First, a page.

From Erich Fromm’s To Have or To Be
The shortage of language, argues Fromm, stands between one person and another, stands between our communion.
None of these experiences can be fully expressed in words. The words are vessels that are filled with experience that overflows the vessels. The words point to an experience, they are not the experience. […] Hence being is indescribable in words and is communicable only be sharing my experience.
From Erich Fromm’s To Have or To Be
Human separateness, our desire to commune and connect with one another—is there anything more profound or urgent? The shallowness of words as vessels can never be overcome, argues Fromm.
But there is a means to understanding one another, what Fromm calls “mutually alive relatedness.”
“It is through this mutually alive relatedness,” promises Fromm “that we overcome the barrier for separateness.”
“Mutually alive relatedness.” I cheer at this term. I cheer the concept of this term.
It is a bit maudlin (even sinister), but it strikes me that humans in this pandemic have something that connects us in “mutually alive relatedness.” Not since the last world war have we ever experienced something so universal, so everywhere.
I might not read your anger or your sadness or joy—but I read your pandemic fatigue fluently. In the lines by your eyes. In the slope of your shoulders, the way you kick your feet forward when you walk like your skin holds you up.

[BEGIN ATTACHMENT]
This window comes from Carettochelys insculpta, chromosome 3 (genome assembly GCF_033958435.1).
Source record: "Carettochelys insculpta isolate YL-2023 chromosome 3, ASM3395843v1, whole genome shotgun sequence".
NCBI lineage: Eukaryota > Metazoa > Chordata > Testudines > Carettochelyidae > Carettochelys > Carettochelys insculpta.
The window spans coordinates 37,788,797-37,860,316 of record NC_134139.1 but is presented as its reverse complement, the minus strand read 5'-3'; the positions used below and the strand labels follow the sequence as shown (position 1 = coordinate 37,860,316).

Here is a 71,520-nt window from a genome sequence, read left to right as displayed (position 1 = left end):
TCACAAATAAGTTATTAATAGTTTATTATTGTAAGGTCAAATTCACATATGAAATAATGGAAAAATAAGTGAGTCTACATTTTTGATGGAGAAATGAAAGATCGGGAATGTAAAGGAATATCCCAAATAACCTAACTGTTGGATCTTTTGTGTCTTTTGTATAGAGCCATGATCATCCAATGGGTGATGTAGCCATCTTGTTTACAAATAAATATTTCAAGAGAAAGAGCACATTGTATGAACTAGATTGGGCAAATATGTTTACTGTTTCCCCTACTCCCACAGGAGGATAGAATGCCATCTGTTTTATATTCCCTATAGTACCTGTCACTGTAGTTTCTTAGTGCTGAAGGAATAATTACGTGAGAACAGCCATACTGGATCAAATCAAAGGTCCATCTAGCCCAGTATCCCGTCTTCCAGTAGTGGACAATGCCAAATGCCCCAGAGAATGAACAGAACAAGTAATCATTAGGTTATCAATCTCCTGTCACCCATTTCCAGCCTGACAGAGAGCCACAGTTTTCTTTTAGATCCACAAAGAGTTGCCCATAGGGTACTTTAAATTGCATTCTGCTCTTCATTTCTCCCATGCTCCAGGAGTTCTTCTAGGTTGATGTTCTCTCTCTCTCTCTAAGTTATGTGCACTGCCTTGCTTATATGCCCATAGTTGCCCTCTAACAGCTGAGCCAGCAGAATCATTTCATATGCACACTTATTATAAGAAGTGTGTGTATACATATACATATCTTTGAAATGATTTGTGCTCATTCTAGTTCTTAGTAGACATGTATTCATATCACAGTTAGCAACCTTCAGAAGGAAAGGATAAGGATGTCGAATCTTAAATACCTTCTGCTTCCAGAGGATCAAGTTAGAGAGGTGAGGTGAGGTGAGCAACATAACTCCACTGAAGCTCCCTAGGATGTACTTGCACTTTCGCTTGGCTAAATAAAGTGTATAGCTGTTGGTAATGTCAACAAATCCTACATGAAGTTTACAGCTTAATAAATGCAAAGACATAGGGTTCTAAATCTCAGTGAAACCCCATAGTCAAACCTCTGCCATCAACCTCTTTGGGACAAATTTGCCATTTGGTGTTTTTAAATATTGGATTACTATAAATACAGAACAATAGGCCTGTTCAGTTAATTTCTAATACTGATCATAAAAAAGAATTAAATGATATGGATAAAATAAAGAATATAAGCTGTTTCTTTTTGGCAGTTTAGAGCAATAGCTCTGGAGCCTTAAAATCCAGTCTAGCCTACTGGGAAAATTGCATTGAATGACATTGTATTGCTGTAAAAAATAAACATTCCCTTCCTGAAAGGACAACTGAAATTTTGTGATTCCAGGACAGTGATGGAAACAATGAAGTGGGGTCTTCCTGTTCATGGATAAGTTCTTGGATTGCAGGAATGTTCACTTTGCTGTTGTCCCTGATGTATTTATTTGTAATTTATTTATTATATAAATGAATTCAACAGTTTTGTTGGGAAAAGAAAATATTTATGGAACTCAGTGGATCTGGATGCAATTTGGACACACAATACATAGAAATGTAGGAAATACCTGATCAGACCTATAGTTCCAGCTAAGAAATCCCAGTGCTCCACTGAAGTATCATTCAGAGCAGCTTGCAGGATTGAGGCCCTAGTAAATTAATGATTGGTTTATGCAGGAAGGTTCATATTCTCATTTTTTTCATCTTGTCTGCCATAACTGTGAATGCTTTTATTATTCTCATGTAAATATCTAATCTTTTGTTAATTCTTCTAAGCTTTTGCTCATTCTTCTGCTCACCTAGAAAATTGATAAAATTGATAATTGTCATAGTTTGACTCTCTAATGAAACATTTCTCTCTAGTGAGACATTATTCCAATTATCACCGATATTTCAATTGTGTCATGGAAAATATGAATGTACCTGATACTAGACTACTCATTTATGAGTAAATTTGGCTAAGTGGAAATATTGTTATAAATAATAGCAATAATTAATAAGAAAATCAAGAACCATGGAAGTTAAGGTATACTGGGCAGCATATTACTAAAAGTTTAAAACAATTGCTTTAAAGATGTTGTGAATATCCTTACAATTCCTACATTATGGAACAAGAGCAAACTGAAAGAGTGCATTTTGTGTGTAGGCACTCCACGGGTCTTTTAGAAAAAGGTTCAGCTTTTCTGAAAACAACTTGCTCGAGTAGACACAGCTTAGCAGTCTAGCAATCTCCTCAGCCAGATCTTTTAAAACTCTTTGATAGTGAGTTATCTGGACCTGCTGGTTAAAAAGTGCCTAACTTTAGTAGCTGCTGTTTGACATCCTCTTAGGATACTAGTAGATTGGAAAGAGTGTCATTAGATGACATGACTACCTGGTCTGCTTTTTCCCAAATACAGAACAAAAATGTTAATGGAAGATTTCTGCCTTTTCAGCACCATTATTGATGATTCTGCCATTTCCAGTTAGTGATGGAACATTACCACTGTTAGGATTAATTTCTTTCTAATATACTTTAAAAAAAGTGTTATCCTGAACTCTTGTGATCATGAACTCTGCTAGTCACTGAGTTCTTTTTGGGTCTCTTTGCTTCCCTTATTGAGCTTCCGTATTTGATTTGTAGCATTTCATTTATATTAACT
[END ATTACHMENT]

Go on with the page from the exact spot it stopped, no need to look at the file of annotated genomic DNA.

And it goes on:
As we rejoice at some shape of beauty that moves away the pall.
Will this mutual experience upset our language and by doing so reinforce our human connection and communion?
American novelist Marilynne Robinson delights in the abundance of words and how they push the “boundaries of unsayable.”
France drew my attention to the enormous number of English words that describe the behavior of light. Glimmer, glitter, glisten, gleam, glow, glare, shimmer, sparkle, shine, and so on. The old words are not utilitarian. They reflect an aesthetic attention to experience that has made, and allowed us to make, pleasing distinctions among, say, a candle flame, the sun at its zenith, and the refraction of light by a drop of rain.
How were these words coined and retained, and how have they been preserved through generations so that English-speaking people use them with the precision necessary to preserving them. Somehow the language created, so to speak, a prism through which light passes, by means of which its qualities are arrayed.
From Marilynne Robinson’s When I Was a Child I Read Books
Robinson believes that language evokes a reality beyond experience and beyond imagination—that our scientific forays into quantum mechanics, dark matter, and dark energy demonstrate “the extraordinary power of language to evoke a reality beyond its grasp, to evoke a sense of what cannot be said.”
Whether our reality outstrips our words or vice versa is irrelevant. They are in close pursuit.
Let’s not abandon language. It has been with us since the beginning.
But it is time we challenge language. New words. New things. New utterances. New hybrids. More understood, less misconstrued.
I am tired, sore, contracted, and retreating. Yet, I feel safe. And any minute, I’ll switch to being eager, enthusiastic, and energetic. But that happiness will be bound by fear and insecurity and, underneath it all, murky anger.
I do not have a word for this feeling. Yet.